Rodriguez v. United States of America Do not docket in 6:13-cv-22. Documents should be filed in 6:10-cr-118-03., No. 6:2013cv00022 - Document 3 (S.D. Tex. 2013)

Court Description: MEMORANDUM OPINION AND ORDER. Rodriguez' 1 Motion to Vacate, Set Aside or Correct Sentence (2255) as to Criminal Case No. 6:10-cr-118 (Defendant No. 03) is Denied. She is also Denied a Certificate of Appealability. (Signed by Judge John D. Rainey.) Parties notified. (yhausmann, )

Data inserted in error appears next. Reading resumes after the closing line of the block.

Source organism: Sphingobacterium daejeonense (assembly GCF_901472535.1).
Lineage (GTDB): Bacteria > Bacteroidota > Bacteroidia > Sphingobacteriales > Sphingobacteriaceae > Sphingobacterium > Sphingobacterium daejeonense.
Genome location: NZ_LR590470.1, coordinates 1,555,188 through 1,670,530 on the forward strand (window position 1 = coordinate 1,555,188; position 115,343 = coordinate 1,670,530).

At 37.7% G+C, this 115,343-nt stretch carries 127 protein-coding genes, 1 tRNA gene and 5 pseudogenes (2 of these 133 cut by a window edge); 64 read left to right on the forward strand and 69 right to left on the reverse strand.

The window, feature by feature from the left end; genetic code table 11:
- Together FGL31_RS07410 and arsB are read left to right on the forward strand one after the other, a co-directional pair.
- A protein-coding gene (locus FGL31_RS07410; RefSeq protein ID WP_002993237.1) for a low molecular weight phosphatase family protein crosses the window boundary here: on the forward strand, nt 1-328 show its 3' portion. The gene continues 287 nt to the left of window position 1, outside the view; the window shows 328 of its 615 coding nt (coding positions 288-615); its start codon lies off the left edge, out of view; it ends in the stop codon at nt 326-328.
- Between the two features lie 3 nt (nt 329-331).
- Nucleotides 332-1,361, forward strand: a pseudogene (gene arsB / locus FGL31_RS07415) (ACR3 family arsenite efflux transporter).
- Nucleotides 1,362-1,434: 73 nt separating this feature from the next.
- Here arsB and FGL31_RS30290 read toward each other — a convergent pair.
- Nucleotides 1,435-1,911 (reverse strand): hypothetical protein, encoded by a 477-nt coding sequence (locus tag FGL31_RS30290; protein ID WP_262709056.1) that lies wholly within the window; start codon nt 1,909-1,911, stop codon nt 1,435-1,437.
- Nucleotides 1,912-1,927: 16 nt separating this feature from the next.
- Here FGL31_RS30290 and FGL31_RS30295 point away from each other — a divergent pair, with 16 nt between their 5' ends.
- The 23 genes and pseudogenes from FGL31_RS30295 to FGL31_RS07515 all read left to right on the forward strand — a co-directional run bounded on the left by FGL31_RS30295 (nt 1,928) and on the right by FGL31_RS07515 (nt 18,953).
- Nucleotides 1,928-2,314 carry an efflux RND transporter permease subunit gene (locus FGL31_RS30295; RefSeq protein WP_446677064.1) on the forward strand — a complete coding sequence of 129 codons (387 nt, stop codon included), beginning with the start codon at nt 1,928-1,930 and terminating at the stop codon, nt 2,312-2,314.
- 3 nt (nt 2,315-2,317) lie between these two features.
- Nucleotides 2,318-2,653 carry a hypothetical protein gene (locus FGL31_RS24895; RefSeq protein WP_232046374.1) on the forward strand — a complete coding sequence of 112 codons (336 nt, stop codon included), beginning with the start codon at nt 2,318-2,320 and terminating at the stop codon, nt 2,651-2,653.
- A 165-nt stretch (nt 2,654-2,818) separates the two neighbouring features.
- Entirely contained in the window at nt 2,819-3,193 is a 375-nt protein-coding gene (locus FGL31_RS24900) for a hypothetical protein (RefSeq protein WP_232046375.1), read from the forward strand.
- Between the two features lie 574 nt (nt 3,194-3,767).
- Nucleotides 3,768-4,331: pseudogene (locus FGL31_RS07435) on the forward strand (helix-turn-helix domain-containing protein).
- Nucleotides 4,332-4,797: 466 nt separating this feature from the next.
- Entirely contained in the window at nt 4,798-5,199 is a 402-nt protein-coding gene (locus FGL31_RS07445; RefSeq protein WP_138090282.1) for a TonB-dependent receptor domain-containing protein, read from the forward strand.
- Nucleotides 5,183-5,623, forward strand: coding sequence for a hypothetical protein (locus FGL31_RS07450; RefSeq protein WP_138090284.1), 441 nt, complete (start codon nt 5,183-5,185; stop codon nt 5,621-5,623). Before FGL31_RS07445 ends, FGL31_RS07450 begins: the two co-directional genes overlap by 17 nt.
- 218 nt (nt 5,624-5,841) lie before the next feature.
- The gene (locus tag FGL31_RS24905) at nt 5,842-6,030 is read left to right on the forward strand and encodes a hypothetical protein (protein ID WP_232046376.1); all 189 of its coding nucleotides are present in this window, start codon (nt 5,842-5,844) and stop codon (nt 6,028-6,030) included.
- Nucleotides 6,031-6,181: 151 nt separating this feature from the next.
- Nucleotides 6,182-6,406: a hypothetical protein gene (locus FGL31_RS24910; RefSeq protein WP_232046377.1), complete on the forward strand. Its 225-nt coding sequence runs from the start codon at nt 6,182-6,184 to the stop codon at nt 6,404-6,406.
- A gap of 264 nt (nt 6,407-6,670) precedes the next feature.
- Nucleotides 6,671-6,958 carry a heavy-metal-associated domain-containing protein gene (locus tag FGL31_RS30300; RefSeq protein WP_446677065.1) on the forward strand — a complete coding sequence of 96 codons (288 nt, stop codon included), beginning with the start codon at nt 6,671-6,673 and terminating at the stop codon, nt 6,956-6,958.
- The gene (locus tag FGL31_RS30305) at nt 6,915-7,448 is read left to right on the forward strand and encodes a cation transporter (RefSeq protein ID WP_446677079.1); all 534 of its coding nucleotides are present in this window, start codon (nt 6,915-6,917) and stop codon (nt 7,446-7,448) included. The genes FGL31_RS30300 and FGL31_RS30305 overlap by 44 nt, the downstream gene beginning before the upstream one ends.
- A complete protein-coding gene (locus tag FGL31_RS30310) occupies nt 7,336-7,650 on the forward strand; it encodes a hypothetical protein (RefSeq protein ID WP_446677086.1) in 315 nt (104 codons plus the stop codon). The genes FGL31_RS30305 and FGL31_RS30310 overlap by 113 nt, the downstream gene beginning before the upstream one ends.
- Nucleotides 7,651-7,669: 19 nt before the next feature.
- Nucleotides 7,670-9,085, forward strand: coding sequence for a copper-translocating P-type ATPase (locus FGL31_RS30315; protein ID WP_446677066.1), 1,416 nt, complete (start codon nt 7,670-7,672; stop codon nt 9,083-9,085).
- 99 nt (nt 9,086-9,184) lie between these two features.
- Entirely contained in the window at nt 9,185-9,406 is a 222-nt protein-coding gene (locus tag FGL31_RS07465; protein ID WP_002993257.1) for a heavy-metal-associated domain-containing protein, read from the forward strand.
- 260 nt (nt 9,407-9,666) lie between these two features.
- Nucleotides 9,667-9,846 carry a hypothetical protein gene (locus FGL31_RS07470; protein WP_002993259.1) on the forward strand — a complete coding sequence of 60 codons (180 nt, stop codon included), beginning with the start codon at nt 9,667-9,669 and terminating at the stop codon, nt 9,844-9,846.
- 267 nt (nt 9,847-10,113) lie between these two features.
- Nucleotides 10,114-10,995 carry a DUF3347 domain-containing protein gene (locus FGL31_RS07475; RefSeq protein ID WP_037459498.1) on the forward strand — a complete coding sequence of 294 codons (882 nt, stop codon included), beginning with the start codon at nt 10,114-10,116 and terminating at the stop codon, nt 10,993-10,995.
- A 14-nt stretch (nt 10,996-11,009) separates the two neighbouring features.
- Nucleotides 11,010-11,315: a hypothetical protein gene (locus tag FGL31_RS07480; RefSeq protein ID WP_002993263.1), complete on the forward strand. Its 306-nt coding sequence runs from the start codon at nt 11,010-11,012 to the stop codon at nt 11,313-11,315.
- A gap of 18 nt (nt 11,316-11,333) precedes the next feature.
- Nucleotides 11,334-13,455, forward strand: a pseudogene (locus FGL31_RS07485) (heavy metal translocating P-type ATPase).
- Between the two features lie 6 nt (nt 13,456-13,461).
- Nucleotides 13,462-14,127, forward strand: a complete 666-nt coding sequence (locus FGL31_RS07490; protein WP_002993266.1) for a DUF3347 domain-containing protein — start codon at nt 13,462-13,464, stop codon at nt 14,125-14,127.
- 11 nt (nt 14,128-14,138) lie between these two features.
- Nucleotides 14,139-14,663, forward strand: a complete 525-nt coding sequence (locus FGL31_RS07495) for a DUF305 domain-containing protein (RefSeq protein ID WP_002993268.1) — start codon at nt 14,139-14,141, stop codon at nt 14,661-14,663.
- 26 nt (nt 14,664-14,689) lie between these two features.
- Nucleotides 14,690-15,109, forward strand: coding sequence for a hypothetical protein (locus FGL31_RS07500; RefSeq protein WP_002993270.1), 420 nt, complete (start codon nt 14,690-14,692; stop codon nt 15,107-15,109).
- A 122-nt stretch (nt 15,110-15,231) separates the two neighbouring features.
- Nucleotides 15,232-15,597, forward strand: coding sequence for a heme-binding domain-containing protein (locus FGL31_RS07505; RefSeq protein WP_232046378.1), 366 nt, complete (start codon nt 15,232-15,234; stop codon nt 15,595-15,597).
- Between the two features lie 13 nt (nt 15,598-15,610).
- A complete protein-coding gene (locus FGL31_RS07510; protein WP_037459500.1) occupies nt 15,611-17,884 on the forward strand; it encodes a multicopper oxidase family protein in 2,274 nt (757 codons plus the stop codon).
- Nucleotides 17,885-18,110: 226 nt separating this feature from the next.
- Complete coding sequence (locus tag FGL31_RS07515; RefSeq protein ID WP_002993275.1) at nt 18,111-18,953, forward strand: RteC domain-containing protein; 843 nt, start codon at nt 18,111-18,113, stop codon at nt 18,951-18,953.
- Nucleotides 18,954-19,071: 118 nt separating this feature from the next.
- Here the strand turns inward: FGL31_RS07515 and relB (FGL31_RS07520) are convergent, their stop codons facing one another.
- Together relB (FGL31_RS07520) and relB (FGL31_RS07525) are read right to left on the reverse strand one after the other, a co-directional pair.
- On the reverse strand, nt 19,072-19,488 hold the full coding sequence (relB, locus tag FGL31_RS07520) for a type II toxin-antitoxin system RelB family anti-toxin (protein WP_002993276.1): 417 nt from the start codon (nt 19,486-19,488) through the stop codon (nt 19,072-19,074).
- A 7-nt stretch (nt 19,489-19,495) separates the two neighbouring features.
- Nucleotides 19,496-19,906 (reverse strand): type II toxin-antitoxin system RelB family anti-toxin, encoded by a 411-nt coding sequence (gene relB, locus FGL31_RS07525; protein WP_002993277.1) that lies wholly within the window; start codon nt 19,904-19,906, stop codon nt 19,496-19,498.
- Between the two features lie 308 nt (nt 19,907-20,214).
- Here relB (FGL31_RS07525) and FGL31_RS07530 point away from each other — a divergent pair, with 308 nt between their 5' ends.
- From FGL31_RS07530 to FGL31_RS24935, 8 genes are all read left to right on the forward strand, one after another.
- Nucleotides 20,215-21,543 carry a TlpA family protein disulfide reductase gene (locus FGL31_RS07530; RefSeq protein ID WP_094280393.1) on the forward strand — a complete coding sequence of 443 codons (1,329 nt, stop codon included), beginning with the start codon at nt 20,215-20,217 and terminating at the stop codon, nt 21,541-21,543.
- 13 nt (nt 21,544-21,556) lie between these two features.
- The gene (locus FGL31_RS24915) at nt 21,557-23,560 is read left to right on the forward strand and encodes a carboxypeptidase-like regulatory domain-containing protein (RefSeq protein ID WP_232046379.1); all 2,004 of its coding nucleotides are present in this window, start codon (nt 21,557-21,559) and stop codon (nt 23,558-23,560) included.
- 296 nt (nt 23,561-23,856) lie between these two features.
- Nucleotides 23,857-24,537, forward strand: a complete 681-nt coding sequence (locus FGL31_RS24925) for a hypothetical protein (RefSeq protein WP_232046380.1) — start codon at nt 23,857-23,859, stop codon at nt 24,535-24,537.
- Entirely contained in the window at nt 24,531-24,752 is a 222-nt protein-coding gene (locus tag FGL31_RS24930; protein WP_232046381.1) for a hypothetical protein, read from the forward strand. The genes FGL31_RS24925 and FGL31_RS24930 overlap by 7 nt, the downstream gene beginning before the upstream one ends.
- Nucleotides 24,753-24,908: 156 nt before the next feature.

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Rodriguez v. United States of America Do not docket in 6:13-cv-22. Docu... filed in 6:10-cr-118-03. Doc. 3 UNITED STATES DISTRICT COURT SOUTHERN DISTRICT OF TEXAS VICTORIA DIVISION UNITED STATES OF AMERICA, Plaintiff, v. BEATRICE RODRIGUEZ, Defendant. § § § § § § § § § CIVIL ACTION NO. 6:13-22 CRIMINAL NO. 6:10-118-3 MEMORANDUM OPINION & ORDER Pending before the Court is Defendant Beatrice Rodriguez ( Rodriguez ) Motion under 28 U.S.C. § 2255 to Vacate, Set Aside, or Correct Sentence by a Person in Federal Custody (Dkt. No. 327), to which the United States of America ( the Government ) has responded (Dkt. No. 342). I. BACKGROUND On December 16, 2010, a four-count superseding indictment was filed, alleging that Rodriguez and eight other individuals conspired to transport unlawful aliens within the United States by means of a motor vehicle, in violation of 8 U.S.C. §§ 1324(a)(1)(A)(ii), (a)(1)(A)(v)(I), and (a)(1)(B)(I) (Count One); conspired to engage in money laundering in violation of 18 U.S.C. § 1957 (Count Two); structured transactions to evade reporting requirements, in violation of 31 U.S.C. § 5324(a)(3)(d) and 18 U.S.C. §2 (Count Three); and structured transactions in violation of 31 U.S.C. §§ 5324(a)(3),(d) and 18 U.S.C. § 2 (Count Four). (Dkt. No. 56.) On June 24, 2011, Rodriguez pled guilty to Count One pursuant to a written plea agreement with the Government, whereby she waived her right to appeal or collaterally attack 1 her conviction or sentence by any post conviction proceeding, including under 28 U.S. C. § 2255. (Dkt. No. 176.) She was re-arraigned the same day. Minute Entry, June 24, 2011. At rearraignment, the Court confirmed that Rodriguez had been given a copy of the indictment and that counsel explained it. (Rearraignment Tr., Dkt. No. 341 at 6:10 18.) Rodriguez testified that she understood the charges against her and that she was satisfied with counsel s services up to that point. (Id. at 6:19 24.) Rodriguez further testified that she read the terms of the plea agreement, discussed it with counsel, and understood it. (Id. at 8:1 8.) The Court then reviewed Rodriguez waiver of appeal and the waiver of her right to file a motion pursuant to 28 U.S.C. § 2255, and Rodriguez acknowledged that she was aware of the waivers, had discussed them with her attorney, and did not have any questions about the waivers: THE COURT: I note here on page 3, in paragraph 7 in your agreement, there is a provision for waiver of certain rights to appeal. Were you aware that that waiver was in your agreement before you signed it? DEFENDANT RODRIGUEZ: Yes. THE COURT: Did you discuss the waiver with your lawyer? DEFENDANT RODRIGUEZ: Yes. THE COURT: Are you aware that you not only waived your right to directly appeal your conviction and sentence, but also to collaterally attack it under 28 United States Code, Section 2255? DEFENDANT RODRIGUEZ: Yes. THE COURT: Do you feel like you understand the waiver and its effect on your rights in this case? DEFENDANT RODRIGUEZ: Yes. (Dkt. No. 341 at 8:9 24.) The Court then advised Rodriguez of the maximum punishment for her offense, and Rodriguez testified that she understood: THE COURT: You are subjecting yourself to a penalty range of incarceration by entering this plea. For this offense, conspiring to transport illegal aliens, it carries up to 10 years in prison. That s the statutory range. There is a provision for a fine up to $250,000, up to three years of supervised release, and a $100 special assessment. Do you understand that that is the penalty range for your offense? 2 DEFENDANT RODRIGUEZ: Yes. THE COURT: You re hesitating. Is that were you surprised by what I just said? DEFENDANT RODRIGUEZ: No, sir. THE COURT: Okay, all right. Doesn t necessarily mean you re going to get 10 years, but that s the maximum provided by law. DEFENDANT RODRIGUEZ: Yes. (Id. at 9:3 19.) The Government recited the facts underlying the offense, specifically that on at least on 10 occasions, payments for aliens being unlawfully transported into the United States were wired to Rodriguez, and Rodriguez picked up the money at various Western Unions in Corpus Christi and then turned the money over to a co-conspirator. (Id. at 16:20 17:14.) Rodriguez admitted the facts were correct and pled guilty. (Id. at 18:6 10.) The Court found that Rodriguez was competent to enter the plea and was aware of the charges against her and of the consequences of entering a plea to those charges. (Id. at 18:14 17.) The Court further found that Rodriguez plea of guilty was a knowing and voluntary plea supported by an independent basis in fact and containing all the essential elements of the offense, and adjudicated Rodriguez guilty of Count One. (Id. at 18:18 22.) At the Court s direction, the Probation Office prepared a Presentence Investigation Report (PSI), which recommended a base offense level of 12, increased by 9 levels because the offense involved smuggling, transporting, or harboring of 100 or more aliens, and increased by an additional 2 levels because the offense involved intentionally or recklessly creating a substantial risk of death or serious bodily injury to another person, for a base offense level of 23. (Dkt. No. 205 ¶ 53.) After a reduction of 3 levels for acceptance of responsibility, the total offense level was 20. (Id. ¶¶ 59 62.) Rodriguez had no criminal history points, establishing a criminal history category of I and a guideline range of 33 to 41 months. (Id. ¶ 80.) Rodriguez 3 lodged a number of objections to the PSI, all of which were overruled. On March 12, 2012, the Court sentenced Rodriguez to 33 months in prison, the lowest end of the guideline range. (Sentencing Tr., Dkt. No. 337 at 24:6.) At that time, Rodriguez again confirmed that she had waived certain rights to appeal. (Id. at 25:18 22.) Rodriguez filed a Notice of Appeal on June 14, 2012 (Dkt. No. 312), and on October 3, 2012, the Court of Appeals for the Fifth Circuit dismissed the appeal as untimely (Dkt. No. 325). Rodriguez timely filed the presently-pending § 2255 motion on March 15, 2013. II. MOVANT S ALLEGATIONS Rodriguez raises three claims in her § 2255 motion: 1. In November 2010, one of Rodriguez co-conspirators made a statement to Rodriguez attorney asking why was I incarcerated with her when I had nothing to do with her. Rodriguez told her attorney to call the co-conspirator s attorney and get the statement in writing, but he never did; 2. Rodriguez was told by her attorney that counsel for the Government stated that if Rodriguez pled guilty to conspiracy, she would receive only probation. Rodriguez told her attorney that she wanted him to put this statement in writing, but he never did; and 3. Rodriguez never made or signed any statement at the time of her arrest. III. LEGAL STANDARD There are four cognizable grounds upon which a federal prisoner may move to vacate, set aside, or correct his sentence: (1) constitutional issues, (2) challenges to the district court s jurisdiction to impose the sentence, (3) challenges to the length of a sentence in excess of the statutory maximum, and (4) claims that the sentence is otherwise subject to collateral attack. 28 U.S.C. § 2255; United States v. Placente, 81 F.3d 555, 558 (5th Cir. 1996). Relief under 28 4 U.S.C. § 2255 is reserved for transgressions of constitutional rights and for a narrow range of injuries that could not have been raised on direct appeal and would, if condoned, result in a complete miscarriage of justice. United States v. Vaughn, 955 F.2d 367, 368 (5th Cir. 1992) (per curiam). IV. ANALYSIS Rodriguez appears to suggest that her claim that her attorney somehow induced her to plead guilty by assuring her that she would receive only probation prevents enforcement of the waivers in her plea agreement; however, her claims of ineffective assistance do not automatically relieve her of her waivers. See United States v. White, 307 F.3d 336, 343 44 (5th Cir. 2002) (an ineffective assistance claim survives a waiver only when the claimed assistance directly affected the validity of that waiver or the plea itself ). In White, the Court decided there was no need to except ineffective assistance of counsel claims from the general rule allowing defendants to waive their statutory rights so that they can reach a plea agreement if they wish. The Sixth Amendment right to effective assistance of counsel may also be waived, and thus need not be treated any differently. Id. at 343 (internal citations omitted). Rodriguez testified that she understood that she could receive up to a 10-year sentence, that she had discussed the appellate waivers with counsel, and that she understood both her waivers and her potential sentence and had no questions about either for the Court. See Part I, supra. A defendant s sworn statements in open court are entitled to a strong presumption of truthfulness. United States v. Lampaziane, 251 F.3d 519, 524 (5th Cir. 2001) (citing Blackledge v. Allison, 431 U.S. 63, 74 (1977)). Indeed, the Fifth Circuit affords great weight to the defendant s statements at the plea colloquy. United States v. Cothran, 302 F.3d 279, 283 84 (5th Cir. 2002). Rodriguez sworn statements preclude the relief she seeks here. She was not 5 coerced, and she understood the charges against her, the trial rights she was giving up, the possible maximum sentence she faced, and the waiver of her appellate and post-conviction rights. Because her waiver was knowing and voluntary, Rodriguez gave up the rights she now seeks to assert. The Court does not reach the merits of Rodriguez claims because they fall within the scope of her waiver. See United States v. Wilkes, 20 F.3d 651 (5th Cir. 1994) (enforcing defendant s voluntary and knowing waiver of § 2255 rights). V. CERTIFICATE OF APPEALABILITY An appeal may not be taken to the court of appeals from a final order in a habeas corpus proceeding unless a circuit justice or judge issues a certificate of appealability. 28 U.S.C. § 2253(c)(1)(A). Although Rodriguez has not yet filed a notice of appeal, the § 2255 Rules instruct this Court to issue or deny a certificate of appealability when it enters a final order adverse to the applicant. Rule 11, § 2255 RULES. A Certificate of Appealability (COA) may issue . . . only if the applicant has made a substantial showing of the denial of a constitutional right. 28 U.S.C. § 2253(c)(2). The COA determination under § 2253(c) requires an overview of the claims in the habeas petition and a general assessment of their merits. Miller-El v. Cockrell, 537 U.S. 322, 336 (2003). To warrant a grant of the certificate as to claims denied on their merits, [t]he petitioner must demonstrate that reasonable jurists would find the district court s assessment of the constitutional claims debatable or wrong. Slack v. McDaniel, 529 U.S. 473, 484 (2000). This standard requires a § 2255 movant to demonstrate that reasonable jurists could debate whether the motion should have been resolved differently, or that the issues presented deserved encouragement to proceed further. United States v. Jones, 287 F.3d 325, 329 (5th Cir. 2002) (relying upon Slack, 529 U.S. at 483-84). As to claims that the district court rejects solely on 6 procedural grounds, the movant must show both that jurists of reasons would find it debatable whether the petition states a valid claim of the denial of a constitutional right and that jurists of reason would find it debatable whether the district court was correct in its procedural ruling. Slack, 529 U.S. at 484 (emphasis added). Based on the above standards, the Court concludes that Rodriguez is not entitled to a COA on any of her claims. That is, reasonable jurists could not debate the Court s resolution of her claims, nor do these issues deserve encouragement to proceed. See Jones, 287 F.3d at 329. VI. CONCLUSION For the foregoing reasons, Rodriguez Motion under 28 U.S.C. § 2255 to Vacate, Set Aside, or Correct Sentence by a Person in Federal Custody (Dkt. No. 327) is DENIED. She is also DENIED a Certificate of Appealability. It is so ORDERED. SIGNED this 26th day of June, 2013. ____________________________________ JOHN D. RAINEY SENIOR U.S. DISTRICT JUDGE 7